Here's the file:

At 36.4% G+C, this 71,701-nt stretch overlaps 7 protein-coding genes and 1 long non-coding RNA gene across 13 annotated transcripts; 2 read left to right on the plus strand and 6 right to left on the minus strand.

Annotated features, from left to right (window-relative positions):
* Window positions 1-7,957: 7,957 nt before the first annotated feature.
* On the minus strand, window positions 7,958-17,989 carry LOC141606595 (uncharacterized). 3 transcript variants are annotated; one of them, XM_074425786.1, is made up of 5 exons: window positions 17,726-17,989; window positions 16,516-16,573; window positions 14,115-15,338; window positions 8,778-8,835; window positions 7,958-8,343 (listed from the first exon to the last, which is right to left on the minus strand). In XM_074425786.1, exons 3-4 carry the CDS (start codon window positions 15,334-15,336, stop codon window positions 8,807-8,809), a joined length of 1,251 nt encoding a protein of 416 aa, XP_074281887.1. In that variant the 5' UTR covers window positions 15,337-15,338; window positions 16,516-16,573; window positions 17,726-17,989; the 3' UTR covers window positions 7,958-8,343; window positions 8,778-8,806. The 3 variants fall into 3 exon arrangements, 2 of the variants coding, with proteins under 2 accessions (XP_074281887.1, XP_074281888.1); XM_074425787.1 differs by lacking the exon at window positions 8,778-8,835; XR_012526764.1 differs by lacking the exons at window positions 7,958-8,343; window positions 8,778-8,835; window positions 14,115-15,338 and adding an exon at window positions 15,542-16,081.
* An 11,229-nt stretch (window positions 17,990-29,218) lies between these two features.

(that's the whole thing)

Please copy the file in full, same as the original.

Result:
At 36.4% G+C, this 71,701-nt stretch overlaps 7 protein-coding genes and 1 long non-coding RNA gene across 13 annotated transcripts; 2 read left to right on the plus strand and 6 right to left on the minus strand.

Annotated features, from left to right (window-relative positions):
* Window positions 1-7,957: 7,957 nt before the first annotated feature.
* On the minus strand, window positions 7,958-17,989 carry LOC141606595 (uncharacterized). 3 transcript variants are annotated; one of them, XM_074425786.1, is made up of 5 exons: window positions 17,726-17,989; window positions 16,516-16,573; window positions 14,115-15,338; window positions 8,778-8,835; window positions 7,958-8,343 (listed from the first exon to the last, which is right to left on the minus strand). In XM_074425786.1, exons 3-4 carry the CDS (start codon window positions 15,334-15,336, stop codon window positions 8,807-8,809), a joined length of 1,251 nt encoding a protein of 416 aa, XP_074281887.1. In that variant the 5' UTR covers window positions 15,337-15,338; window positions 16,516-16,573; window positions 17,726-17,989; the 3' UTR covers window positions 7,958-8,343; window positions 8,778-8,806. The 3 variants fall into 3 exon arrangements, 2 of the variants coding, with proteins under 2 accessions (XP_074281887.1, XP_074281888.1); XM_074425787.1 differs by lacking the exon at window positions 8,778-8,835; XR_012526764.1 differs by lacking the exons at window positions 7,958-8,343; window positions 8,778-8,835; window positions 14,115-15,338 and adding an exon at window positions 15,542-16,081.
* An 11,229-nt stretch (window positions 17,990-29,218) lies between these two features.